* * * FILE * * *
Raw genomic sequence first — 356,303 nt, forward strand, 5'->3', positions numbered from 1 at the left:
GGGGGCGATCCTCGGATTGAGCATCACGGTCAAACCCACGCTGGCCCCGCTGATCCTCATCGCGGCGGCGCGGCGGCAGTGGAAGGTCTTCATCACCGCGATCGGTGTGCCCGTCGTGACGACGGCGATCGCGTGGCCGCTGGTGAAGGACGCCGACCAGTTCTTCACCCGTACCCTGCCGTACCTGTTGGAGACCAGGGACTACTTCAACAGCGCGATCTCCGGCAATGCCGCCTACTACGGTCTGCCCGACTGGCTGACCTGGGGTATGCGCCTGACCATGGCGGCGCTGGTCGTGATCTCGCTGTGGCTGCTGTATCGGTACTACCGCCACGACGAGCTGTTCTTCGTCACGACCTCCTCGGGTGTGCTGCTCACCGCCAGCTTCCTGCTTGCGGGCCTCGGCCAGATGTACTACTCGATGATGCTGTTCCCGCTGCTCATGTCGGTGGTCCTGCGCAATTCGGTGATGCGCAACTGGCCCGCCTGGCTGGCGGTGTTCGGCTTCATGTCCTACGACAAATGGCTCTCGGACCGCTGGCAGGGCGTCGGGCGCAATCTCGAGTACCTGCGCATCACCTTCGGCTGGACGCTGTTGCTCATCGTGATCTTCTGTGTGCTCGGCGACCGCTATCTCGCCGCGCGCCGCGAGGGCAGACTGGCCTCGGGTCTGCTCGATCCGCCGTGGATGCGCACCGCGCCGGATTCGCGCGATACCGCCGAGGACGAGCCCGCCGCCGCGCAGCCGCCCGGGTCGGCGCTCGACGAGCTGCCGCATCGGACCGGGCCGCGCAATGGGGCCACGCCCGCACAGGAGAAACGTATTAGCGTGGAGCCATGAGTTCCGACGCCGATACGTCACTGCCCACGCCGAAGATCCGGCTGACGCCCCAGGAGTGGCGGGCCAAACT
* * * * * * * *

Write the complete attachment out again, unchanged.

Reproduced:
Raw genomic sequence first — 356,303 nt, forward strand, 5'->3', positions numbered from 1 at the left:
GGGGGCGATCCTCGGATTGAGCATCACGGTCAAACCCACGCTGGCCCCGCTGATCCTCATCGCGGCGGCGCGGCGGCAGTGGAAGGTCTTCATCACCGCGATCGGTGTGCCCGTCGTGACGACGGCGATCGCGTGGCCGCTGGTGAAGGACGCCGACCAGTTCTTCACCCGTACCCTGCCGTACCTGTTGGAGACCAGGGACTACTTCAACAGCGCGATCTCCGGCAATGCCGCCTACTACGGTCTGCCCGACTGGCTGACCTGGGGTATGCGCCTGACCATGGCGGCGCTGGTCGTGATCTCGCTGTGGCTGCTGTATCGGTACTACCGCCACGACGAGCTGTTCTTCGTCACGACCTCCTCGGGTGTGCTGCTCACCGCCAGCTTCCTGCTTGCGGGCCTCGGCCAGATGTACTACTCGATGATGCTGTTCCCGCTGCTCATGTCGGTGGTCCTGCGCAATTCGGTGATGCGCAACTGGCCCGCCTGGCTGGCGGTGTTCGGCTTCATGTCCTACGACAAATGGCTCTCGGACCGCTGGCAGGGCGTCGGGCGCAATCTCGAGTACCTGCGCATCACCTTCGGCTGGACGCTGTTGCTCATCGTGATCTTCTGTGTGCTCGGCGACCGCTATCTCGCCGCGCGCCGCGAGGGCAGACTGGCCTCGGGTCTGCTCGATCCGCCGTGGATGCGCACCGCGCCGGATTCGCGCGATACCGCCGAGGACGAGCCCGCCGCCGCGCAGCCGCCCGGGTCGGCGCTCGACGAGCTGCCGCATCGGACCGGGCCGCGCAATGGGGCCACGCCCGCACAGGAGAAACGTATTAGCGTGGAGCCATGAGTTCCGACGCCGATACGTCACTGCCCACGCCGAAGATCCGGCTGACGCCCCAGGAGTGGCGGGCCAAACT